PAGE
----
explicit "del self.other" at the end of __del__. The bad news is that if
your list is too long that will cause a flood of error messages and won't
call the destructors at all past the first 1000.

As to why it happens, there is a mechanism in Python to stop unlimited
stack being used when objects are freed: when the stack gets too deep then
instead of being released, the Py_DECREF call puts the object into a
trashcan list and the objects aren't released until the stack has unwound.
It looks like there must be a bug round the trashcan mechanism somewhere.

BTW, the behaviour is completely different if you use a new style class,
but still somewhat bizarre: for new style classes only the first 25 objects
get freed when you clear a, the remainder are only released by the garbage
collector.

#!/usr/local/bin/python -d
# -*- coding: koi8-u -*-

class foo:
def __init__(self, other):
self.other = other
self._deleted = False

global ini_cnt
ini_cnt +=1

def __del__(self):
if self._deleted:
print "aargh!"
self._deleted = True
global del_cnt
del_cnt +=1
print "del",del_cnt," at",id(self)

def stat():
print "-"*20
print "ini_cnt = %d" % ini_cnt
print "del_cnt = %d" % del_cnt
print "difference = %d" % (ini_cnt-del_cnt)

ini_cnt = 0
del_cnt = 0
loop_cnt = 54

a = foo(None)

for i in xrange(loop_cnt ):
a = foo(a)

stat()
a = None
stat()

Aug 18 '06 #7
Duncan Booth wrote:
As to why it happens, there is a mechanism in Python to stop unlimited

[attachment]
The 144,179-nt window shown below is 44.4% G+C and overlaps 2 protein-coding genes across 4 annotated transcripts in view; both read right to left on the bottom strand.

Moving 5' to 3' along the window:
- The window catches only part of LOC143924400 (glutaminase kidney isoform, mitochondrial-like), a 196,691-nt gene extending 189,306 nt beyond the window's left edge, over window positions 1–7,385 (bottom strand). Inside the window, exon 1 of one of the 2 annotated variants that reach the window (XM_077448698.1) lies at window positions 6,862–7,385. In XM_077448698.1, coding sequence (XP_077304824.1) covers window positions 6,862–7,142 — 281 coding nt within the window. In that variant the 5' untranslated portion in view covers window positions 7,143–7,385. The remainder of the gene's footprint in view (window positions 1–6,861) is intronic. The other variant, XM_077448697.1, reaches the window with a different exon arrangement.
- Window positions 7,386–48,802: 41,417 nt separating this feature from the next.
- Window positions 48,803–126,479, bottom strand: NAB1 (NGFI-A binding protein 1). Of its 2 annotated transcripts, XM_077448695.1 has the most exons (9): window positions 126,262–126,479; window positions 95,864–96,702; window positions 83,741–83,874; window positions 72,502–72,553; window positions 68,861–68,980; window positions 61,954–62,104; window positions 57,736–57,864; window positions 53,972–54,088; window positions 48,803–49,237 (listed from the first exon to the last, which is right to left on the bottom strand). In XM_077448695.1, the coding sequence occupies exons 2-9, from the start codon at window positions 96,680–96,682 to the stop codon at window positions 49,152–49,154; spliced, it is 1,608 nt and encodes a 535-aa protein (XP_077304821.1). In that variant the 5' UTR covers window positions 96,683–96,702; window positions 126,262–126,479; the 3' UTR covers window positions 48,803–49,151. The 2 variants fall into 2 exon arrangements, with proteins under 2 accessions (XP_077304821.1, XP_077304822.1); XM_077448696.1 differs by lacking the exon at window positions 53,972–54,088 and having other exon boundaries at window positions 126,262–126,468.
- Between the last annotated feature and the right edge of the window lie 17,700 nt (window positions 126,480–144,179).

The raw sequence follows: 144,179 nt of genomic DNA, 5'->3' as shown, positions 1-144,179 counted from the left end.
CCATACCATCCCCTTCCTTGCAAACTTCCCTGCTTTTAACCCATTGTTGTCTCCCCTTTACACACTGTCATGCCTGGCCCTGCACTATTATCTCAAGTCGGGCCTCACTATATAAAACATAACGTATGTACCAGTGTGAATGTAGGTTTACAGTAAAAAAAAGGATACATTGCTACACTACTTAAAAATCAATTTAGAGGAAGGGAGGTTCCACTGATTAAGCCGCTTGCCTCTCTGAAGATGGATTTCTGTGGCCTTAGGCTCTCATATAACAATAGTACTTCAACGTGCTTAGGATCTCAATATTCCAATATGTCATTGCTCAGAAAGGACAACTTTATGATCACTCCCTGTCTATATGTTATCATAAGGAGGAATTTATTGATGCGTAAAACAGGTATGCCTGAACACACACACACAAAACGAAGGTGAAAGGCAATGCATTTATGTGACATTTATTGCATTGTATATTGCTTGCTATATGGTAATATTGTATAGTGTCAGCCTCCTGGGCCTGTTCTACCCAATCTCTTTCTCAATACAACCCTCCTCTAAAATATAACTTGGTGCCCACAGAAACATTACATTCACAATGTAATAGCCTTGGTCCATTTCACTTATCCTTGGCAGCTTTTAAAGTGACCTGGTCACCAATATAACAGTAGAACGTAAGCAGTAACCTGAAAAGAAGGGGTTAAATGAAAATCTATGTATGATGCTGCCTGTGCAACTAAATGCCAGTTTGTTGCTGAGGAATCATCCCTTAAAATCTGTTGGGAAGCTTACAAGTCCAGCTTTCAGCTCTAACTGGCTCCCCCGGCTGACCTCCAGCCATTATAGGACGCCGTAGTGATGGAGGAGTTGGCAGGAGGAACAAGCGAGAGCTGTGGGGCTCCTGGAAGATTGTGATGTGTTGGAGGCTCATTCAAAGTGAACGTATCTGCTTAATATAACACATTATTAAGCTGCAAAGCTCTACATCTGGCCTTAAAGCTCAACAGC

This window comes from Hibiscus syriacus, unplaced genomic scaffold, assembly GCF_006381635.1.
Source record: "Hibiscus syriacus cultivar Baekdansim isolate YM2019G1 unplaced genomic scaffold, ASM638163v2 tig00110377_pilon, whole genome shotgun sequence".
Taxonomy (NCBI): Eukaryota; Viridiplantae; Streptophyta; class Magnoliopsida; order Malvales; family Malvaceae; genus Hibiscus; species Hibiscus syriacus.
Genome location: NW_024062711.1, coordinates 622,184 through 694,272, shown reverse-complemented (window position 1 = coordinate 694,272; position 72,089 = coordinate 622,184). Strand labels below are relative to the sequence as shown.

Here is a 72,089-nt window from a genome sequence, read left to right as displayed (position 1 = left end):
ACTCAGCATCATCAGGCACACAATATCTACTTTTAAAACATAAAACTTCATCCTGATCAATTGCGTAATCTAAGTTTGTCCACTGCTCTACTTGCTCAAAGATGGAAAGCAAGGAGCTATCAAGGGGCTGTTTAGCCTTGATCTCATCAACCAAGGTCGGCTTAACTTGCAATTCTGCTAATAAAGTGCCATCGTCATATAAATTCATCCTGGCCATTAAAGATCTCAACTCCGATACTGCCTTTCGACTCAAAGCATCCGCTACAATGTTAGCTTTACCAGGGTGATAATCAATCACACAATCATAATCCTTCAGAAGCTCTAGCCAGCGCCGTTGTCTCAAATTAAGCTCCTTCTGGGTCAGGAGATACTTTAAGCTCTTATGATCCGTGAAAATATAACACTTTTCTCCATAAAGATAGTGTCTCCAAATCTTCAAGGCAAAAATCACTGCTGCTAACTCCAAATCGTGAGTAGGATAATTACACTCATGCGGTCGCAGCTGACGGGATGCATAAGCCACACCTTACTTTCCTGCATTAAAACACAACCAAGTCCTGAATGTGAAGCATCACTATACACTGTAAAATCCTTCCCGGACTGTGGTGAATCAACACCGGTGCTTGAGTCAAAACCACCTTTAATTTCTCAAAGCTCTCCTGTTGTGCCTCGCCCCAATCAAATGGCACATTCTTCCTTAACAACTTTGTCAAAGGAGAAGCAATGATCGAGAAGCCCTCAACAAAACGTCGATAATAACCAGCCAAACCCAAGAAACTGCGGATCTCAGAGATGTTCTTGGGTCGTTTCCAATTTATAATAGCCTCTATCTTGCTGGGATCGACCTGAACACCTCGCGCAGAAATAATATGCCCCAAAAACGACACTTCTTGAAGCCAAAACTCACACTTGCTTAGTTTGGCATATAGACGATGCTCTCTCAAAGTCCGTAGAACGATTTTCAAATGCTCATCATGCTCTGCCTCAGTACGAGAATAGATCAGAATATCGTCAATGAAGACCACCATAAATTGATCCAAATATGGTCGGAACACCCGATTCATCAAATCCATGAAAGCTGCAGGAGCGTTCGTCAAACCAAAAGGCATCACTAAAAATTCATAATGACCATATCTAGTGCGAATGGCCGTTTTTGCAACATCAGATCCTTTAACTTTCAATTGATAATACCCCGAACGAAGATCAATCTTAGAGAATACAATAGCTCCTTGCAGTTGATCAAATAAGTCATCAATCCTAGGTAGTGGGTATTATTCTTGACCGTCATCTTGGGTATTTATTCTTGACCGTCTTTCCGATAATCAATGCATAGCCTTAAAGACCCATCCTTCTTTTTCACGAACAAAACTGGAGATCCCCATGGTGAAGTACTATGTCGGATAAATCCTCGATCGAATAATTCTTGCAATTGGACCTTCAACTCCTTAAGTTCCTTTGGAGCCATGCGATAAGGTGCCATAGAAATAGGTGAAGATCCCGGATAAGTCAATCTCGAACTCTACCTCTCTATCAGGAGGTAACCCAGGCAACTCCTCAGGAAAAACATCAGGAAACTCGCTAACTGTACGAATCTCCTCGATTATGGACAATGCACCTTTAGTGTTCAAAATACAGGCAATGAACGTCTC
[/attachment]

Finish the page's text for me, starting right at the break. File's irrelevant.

stack being used when objects are freed: when the stack gets too deep
then instead of being released, the Py_DECREF call puts the object
into a trashcan list and the objects aren't released until the stack
has unwound. It looks like there must be a bug round the trashcan
mechanism somewhere.
I figured out what is going on in the code to deallocate an old-style class
instance:

The reference count is temporarily incremented.

If the class has a __del__ method then a descriptor is created for the
method and called. When the call returns, the descriptor is released.

Then the object itself is released using special code to avoid a recursive
call to the deallocator.

However, if the trashcan mechanism is invoked by the attempt to release the
descriptor, it actually queues the descriptor in the trashcan. Since the
descriptor contains a reference to the object it has effectively
resurrected it. This means the special code to avoid the recursive call
simply decrements the reference count but does not release anything (the
object has been resurrected by the descriptor). When the descriptor is
later released the __del__ method is triggered a second time.
Aug 18 '06 #8

Duncan Booth wrote:
Duncan Booth wrote: